Categories
News Opinion/Commentary

Australian MP pushes for loot box restrictions

Two children under bed covers playing video games
Image: iStock

Australian Independent MP, Andrew Wilkie is pushimg for restrictions on video games that feature loot boxes.

According to Herald Sun, Wilkie condemned loot boxes as “barely disguised gambling”.

 

What are loot boxes?

According to Parent Zone, loot boxes are “virtual treasure chests”. They allow players to change weapns or characters.

Due to the rise of online gaming, the dynamic of gaming has changed. Buying a computer game is no longer a one – time purchase. Computer games, (including iPads, phones, etc) often require players to buy a subscription, rewards or coins to advance in the game. This is why loot boxes are concerning.

 

Gambling and the role of parents and caregivers

Children gambling is a growing concern. Earlier this year, Sydney Morning Herald reported 40 per cent of NSW children aged 12 – 17 were playing games with features that emulate gambling. 

Games featuring loot boxes, coins and rewards proved concerning. 3.7% of children studied were considered problem gamblers or at high risk.

There are a number of risk factors to this worrying trend. Parents who gamble are a risk factor. 58 per cent of children who gambled also had parents who gamble. 20 per cent had grandparents who did.

This makes sense. Addiction often has a genetic component. Also, parental modelling is important. Children often pick up habits and stressors from their families. This is why I think the issue deserves a holistic approach.

 

Problem gambling and mental health

Problem gambling is mental illness. Fourth Edition of Diagnostic and Statistical Manual for Mental Disorders (DSM IV) listed problem gambling as an impulse control disorder.

Additionally, problem gambling often co – occurs with other mental conditions.

According to the Department of Health and Aging, problem gambling has similarities to substance use disorder. People with pre – existing mood disorders, especially depression, are at higher risk for problem gambling.

Chronic isolation can also make problem gambling worse. Due to COVID and restrictions, it wouldn’t be surprising if addictions were exacerbated, including among children and teens.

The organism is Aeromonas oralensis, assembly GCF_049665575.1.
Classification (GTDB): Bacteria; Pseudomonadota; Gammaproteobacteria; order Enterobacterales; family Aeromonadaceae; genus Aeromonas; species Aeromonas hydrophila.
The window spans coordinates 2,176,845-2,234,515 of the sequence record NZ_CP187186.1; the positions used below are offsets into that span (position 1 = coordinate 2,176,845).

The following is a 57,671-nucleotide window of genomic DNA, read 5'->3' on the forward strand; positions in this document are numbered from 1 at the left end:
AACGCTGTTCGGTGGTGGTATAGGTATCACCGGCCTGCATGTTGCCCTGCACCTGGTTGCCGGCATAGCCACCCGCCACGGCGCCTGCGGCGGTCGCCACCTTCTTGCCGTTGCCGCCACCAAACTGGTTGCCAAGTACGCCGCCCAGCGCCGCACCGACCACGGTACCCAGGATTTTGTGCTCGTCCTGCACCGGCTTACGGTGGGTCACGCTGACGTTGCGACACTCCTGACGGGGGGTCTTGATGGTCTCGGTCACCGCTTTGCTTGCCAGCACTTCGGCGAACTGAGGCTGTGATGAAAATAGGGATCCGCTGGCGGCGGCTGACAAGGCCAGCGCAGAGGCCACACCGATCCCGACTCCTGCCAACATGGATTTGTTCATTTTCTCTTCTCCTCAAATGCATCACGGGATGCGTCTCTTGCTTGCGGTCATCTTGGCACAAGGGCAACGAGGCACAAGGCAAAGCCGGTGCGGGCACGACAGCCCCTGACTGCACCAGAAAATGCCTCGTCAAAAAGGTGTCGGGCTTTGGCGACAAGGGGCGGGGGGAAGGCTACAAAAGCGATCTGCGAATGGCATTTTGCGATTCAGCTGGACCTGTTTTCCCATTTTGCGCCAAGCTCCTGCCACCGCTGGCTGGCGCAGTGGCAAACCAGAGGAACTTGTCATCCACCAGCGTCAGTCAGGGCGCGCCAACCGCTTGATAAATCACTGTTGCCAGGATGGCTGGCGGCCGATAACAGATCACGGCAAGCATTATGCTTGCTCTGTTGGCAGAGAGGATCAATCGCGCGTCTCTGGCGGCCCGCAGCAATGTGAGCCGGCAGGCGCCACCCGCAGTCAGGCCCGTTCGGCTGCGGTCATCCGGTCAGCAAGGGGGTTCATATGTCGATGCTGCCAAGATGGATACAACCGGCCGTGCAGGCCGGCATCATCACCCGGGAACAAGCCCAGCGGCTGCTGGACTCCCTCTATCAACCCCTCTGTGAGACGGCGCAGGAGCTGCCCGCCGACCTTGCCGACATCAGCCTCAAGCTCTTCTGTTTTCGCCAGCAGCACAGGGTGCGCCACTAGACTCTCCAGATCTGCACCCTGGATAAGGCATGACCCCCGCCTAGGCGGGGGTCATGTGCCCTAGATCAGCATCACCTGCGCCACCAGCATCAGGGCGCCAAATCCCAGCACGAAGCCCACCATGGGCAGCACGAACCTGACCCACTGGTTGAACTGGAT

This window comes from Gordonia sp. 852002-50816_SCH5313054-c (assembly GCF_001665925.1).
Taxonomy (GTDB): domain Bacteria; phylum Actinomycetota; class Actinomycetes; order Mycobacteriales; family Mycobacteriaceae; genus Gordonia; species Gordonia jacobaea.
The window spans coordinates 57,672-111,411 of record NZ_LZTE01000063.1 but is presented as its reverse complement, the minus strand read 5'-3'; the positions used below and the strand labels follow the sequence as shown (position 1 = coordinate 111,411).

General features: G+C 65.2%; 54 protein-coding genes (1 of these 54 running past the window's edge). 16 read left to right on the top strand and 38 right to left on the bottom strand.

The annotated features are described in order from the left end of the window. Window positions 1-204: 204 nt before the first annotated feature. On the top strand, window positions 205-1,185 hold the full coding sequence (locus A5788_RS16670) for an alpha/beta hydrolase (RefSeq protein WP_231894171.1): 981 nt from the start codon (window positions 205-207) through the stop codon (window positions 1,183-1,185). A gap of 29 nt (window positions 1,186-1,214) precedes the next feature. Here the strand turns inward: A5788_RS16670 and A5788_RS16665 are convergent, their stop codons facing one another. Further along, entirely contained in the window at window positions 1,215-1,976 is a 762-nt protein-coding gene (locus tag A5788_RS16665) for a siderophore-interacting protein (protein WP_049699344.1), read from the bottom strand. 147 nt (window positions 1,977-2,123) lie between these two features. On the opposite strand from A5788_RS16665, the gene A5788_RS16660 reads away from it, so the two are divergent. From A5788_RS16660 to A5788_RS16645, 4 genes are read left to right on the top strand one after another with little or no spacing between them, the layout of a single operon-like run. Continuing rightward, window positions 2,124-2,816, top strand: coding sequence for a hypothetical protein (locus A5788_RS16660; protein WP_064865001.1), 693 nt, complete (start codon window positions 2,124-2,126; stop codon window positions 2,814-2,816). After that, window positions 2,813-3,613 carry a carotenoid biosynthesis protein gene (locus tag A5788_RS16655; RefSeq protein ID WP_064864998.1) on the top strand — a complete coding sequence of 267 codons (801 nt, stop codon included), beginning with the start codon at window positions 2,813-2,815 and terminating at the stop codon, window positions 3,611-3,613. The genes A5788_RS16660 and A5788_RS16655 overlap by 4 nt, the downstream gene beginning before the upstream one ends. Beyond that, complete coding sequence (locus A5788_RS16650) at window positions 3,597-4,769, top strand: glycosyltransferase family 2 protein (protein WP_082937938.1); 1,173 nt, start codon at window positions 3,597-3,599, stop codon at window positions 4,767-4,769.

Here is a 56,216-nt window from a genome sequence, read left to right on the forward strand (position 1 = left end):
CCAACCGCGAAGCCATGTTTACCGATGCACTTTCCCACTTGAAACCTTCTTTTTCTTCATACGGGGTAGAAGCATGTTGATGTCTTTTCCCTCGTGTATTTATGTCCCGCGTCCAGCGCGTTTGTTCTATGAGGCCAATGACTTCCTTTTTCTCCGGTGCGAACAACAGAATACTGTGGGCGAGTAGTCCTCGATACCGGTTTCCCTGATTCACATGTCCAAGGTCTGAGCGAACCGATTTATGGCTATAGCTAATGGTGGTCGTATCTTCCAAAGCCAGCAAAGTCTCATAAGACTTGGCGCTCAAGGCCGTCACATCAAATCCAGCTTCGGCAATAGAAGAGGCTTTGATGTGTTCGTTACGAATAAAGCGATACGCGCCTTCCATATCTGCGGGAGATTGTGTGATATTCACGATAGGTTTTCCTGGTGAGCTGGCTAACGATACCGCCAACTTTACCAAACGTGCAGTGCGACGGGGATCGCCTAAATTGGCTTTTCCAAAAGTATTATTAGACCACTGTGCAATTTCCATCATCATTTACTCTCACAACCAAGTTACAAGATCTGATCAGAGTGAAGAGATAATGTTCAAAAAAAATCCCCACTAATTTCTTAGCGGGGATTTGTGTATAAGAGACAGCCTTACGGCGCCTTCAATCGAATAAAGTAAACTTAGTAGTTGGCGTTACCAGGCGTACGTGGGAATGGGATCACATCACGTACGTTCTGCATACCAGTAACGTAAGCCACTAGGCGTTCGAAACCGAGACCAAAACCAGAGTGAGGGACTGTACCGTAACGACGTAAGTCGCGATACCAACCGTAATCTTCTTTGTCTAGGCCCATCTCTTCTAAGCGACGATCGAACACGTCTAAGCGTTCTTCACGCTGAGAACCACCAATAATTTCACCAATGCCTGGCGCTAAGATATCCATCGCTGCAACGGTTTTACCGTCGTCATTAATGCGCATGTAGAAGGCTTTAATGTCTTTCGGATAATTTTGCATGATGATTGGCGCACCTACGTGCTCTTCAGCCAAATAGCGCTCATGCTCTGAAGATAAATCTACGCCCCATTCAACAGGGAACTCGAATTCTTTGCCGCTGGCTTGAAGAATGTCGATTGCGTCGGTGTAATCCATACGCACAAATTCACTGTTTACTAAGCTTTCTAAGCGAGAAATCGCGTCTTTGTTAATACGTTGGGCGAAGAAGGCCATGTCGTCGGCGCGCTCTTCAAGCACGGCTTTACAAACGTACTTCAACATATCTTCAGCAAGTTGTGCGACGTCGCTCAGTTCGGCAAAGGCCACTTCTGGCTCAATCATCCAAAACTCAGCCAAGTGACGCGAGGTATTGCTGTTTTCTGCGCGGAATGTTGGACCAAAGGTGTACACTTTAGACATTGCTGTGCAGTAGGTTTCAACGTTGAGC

Politicians need to take mental health seriously if they want to attack this issue. They should seriously consider making all psychotherapies free under Medicare. They also need to ensure there are adequate services.

Additionally, there needs to be adequate guidance counsellors and social workers need to be in schools. 

 

Mother supports Wilkie’s proposal

Faye James, mother of son Pablo, eight, supports the bill.

This kind of bill is fundamental. We need to make parents aware of what they’re getting their kids into. Restrictions and transparency is key.

I don’t disagree that restrictions should be in place. Children should not have free access to gambling – style games.

However, I can’t help but think this is a Band – Aid solution. Focus on mental health and access to appropriate services. Make sure that children get the support they need. And, maybe we’ll see the problem decrease. 

If you are in Australia and you or someone you know is struggling mentally, you can contact:

Lifeline: 13 11 14

Beyond Blue: 1300 224 636 (they also have a web chat)

Kids Helpline: 1800 55 1800 (for people under 25 or their parents or caregivers)

As always, for those outside Australia, feel free to offer any contact information to mental health services below. 

 

 

 

 

 

 

 

 

Categories
Gender/ sexuality LGBTQ rights

Bisexual people still stigmatised when it comes to dating

Bisexual pride flag (from top): pink, purple and blue
Image: iStock

I know it’s nearly over, but I thought I would do this post in part because it’s Pride Month.